No two decking plans are the same in terms of layout or size. For this reason we use a general method that can be applied to 99% of decking plans to calculate the total decking area.
The above will give a result that is called the Total Decking Area
If every decking plan was made up of simple rectangles life would be so much easier, but as decking plans get ever more complex with curves, wedges & other one off unique shapes then the basic, divide into rectangles approach becomes less & less accurate.
It is important to understand that such area calculation techniques when applied to more complex area shapes are still just a best estimate of your requirements.
The simplest & easiest to calculate of decking plans is the single rectangle / square. we will start with this then move on to more advanced decking plans.
We will assume that the rectangular / square decking area is going to be laid at ground level with no raised sides. We will cover raised decking later as raised decking requires further areas of decking board to cover the raised sides.
We will assume the following measurements:
|Length :||3.2 Meters (320cm)|
|Width :||2.2 Meters (220cm)|
|Total Decking Area :||3.2(L) X 2.2(W) = 7.04 M2|
For none rectangular / square decking plans we need to identify the individual rectangular areas that make up our more complex shape. As a general rule it is normally best to select rectangular areas based on the longest sides of your plan, we demonstrate this in the diagrams below.
Remember that it's always best to consider your plan carefully & consider the consequences of selecting a rectangular area on the rest of your decking plan.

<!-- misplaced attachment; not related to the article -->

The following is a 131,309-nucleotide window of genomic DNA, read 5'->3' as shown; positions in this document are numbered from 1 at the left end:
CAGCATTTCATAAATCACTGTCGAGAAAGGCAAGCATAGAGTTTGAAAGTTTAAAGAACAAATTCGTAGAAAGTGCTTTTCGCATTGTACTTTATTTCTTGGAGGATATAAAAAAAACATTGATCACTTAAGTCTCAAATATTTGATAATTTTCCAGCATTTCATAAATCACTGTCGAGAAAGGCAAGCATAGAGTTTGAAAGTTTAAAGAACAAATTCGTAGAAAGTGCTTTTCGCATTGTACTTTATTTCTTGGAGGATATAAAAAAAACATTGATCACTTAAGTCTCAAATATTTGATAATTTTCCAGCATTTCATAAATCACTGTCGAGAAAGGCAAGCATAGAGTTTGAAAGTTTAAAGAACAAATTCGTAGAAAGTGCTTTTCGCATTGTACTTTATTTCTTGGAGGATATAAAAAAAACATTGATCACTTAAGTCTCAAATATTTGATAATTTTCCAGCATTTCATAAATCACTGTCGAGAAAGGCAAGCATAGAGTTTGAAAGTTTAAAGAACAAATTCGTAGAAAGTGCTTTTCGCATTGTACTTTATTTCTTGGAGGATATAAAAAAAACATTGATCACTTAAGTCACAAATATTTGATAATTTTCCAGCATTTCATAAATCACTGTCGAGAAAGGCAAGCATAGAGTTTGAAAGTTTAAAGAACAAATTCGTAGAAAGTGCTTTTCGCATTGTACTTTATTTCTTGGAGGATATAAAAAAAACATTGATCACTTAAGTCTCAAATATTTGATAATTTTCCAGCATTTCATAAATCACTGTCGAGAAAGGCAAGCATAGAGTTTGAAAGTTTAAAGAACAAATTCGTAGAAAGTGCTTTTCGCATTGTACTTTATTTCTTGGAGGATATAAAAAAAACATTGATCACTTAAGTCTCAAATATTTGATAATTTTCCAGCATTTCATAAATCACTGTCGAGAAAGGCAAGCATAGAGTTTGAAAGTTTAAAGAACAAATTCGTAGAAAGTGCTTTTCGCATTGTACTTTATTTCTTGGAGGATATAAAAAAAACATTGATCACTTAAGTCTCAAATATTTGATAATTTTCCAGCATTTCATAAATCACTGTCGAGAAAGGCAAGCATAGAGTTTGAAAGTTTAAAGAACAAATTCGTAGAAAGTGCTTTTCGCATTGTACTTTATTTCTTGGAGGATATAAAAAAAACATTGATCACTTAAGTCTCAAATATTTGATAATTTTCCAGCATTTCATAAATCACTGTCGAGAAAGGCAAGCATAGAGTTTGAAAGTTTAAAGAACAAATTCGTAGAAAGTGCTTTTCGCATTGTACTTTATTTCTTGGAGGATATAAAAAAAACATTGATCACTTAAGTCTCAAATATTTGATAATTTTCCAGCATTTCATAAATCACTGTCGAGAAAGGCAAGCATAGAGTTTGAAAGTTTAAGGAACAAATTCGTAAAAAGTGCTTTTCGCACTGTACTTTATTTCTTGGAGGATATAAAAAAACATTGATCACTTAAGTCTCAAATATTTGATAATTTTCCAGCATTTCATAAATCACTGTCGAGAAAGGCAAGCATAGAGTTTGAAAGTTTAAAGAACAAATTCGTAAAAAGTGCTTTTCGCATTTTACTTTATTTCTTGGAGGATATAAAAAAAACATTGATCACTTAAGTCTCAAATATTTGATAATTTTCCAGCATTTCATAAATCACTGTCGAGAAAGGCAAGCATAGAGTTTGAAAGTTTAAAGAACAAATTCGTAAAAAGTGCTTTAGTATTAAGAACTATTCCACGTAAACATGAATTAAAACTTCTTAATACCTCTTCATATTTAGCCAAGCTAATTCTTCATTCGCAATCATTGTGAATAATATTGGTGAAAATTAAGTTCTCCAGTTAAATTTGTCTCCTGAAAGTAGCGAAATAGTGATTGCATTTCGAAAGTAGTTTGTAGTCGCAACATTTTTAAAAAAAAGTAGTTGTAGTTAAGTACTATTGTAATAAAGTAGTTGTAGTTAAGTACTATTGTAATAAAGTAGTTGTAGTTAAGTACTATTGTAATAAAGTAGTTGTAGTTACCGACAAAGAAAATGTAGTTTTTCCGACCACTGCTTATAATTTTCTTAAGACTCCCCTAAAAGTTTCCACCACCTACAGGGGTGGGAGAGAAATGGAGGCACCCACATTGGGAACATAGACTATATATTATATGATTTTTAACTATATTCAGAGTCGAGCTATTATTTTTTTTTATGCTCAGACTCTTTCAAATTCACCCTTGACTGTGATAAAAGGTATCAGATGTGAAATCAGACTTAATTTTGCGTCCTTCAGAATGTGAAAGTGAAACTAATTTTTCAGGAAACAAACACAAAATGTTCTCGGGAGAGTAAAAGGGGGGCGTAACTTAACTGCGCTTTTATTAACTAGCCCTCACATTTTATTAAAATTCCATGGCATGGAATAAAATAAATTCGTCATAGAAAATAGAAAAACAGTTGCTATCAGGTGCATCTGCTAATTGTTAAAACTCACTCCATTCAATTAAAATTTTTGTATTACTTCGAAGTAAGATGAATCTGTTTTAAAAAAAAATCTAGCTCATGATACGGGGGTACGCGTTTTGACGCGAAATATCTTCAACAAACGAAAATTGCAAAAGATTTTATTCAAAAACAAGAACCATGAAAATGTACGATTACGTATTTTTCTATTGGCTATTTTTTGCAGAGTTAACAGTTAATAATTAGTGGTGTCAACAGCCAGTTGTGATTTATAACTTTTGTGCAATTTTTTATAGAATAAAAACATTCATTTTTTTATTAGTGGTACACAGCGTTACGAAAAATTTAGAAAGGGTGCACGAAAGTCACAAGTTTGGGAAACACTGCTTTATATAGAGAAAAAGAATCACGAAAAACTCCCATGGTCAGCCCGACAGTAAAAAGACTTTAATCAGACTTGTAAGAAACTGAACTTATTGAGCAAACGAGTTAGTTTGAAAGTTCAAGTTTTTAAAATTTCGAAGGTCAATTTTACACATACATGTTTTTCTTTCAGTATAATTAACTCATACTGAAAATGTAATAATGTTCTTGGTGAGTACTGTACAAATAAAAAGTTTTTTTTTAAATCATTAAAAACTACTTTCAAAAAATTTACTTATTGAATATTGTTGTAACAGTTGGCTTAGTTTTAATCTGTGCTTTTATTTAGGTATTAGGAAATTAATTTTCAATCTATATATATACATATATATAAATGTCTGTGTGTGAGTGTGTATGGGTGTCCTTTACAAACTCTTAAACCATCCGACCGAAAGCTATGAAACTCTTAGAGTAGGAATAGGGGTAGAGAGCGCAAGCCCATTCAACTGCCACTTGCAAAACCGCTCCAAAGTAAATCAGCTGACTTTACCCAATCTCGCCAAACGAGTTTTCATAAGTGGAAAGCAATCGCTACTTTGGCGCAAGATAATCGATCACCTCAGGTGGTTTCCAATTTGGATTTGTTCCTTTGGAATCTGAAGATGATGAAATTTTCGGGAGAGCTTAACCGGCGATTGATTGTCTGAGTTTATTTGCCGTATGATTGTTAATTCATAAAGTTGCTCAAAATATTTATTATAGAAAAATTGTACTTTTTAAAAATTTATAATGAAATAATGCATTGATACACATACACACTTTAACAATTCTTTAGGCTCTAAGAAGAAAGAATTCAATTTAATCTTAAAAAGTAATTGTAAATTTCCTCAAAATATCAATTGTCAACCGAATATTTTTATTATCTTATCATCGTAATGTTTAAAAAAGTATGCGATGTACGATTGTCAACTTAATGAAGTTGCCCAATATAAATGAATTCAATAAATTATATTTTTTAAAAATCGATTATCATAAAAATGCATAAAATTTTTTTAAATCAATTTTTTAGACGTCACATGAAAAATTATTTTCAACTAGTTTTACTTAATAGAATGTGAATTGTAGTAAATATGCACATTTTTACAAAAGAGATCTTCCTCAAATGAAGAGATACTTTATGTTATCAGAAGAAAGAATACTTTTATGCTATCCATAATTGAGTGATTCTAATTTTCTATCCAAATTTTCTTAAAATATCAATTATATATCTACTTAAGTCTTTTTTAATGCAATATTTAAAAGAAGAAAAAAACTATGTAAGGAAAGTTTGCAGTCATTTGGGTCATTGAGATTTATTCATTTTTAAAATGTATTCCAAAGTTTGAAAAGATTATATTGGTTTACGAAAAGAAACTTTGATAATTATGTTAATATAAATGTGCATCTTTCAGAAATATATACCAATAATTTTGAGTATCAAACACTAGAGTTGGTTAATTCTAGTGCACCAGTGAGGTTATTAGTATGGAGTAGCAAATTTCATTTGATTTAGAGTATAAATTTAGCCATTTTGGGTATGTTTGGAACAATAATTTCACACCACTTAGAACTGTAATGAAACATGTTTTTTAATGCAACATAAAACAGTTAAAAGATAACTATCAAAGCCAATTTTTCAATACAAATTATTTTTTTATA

Any complex shape can be contained within a 'bounding rectangle'. Calculating the area of this bounding rectangle you can calculate the maximum decking board area that you will require. Subject to the shape & some imaginative thinking on your part you can see what part of any wastage / off-cuts can be utilised in other areas of your complex design, or even make an out-door coffee table!
Given the infinite number of complex shapes, for the purpose of this text we will stick with the 'bounding rectangle' approach.
As a general rule of thumb normal woodworking tools can be used for cutting shaping & forming composite decks.
The same safety rules that apply for using woodworking tools also apply to working with wood composites. A point to bear in mind is that the none wood component of composite can cause high speed circular saws to heat & at time stick.
Raised garden decking plans add yet further complexity to the calculation of total decking area. It is not just the height & length of the raised areas. We also need to take into account what areas will be exposed, as some rectangular areas will be adjacent to such as : other rectangular decking areas, garden fences, walls of buildings etc. Such areas will not be exposed and so will not generally need to be covered with extra decking boards. Add to this that not all rectangular areas will be raised, some may be adjacent to other rectangular decking areas, but at a lower height.
You will need to calculate what sides of which areas will be exposed & to what height, subject to your decking layout & from a side view apply the simple rectangular calculation for each exposed area, adding these areas in turn to your total decking area requirements.
The decking frame is the structure that holds your decking plan / design together. As with the variants of the calculation of total decking area that is based on the complexity of the decking plan. The same is also true for calculating the requirements for your decking frame / joist requirements.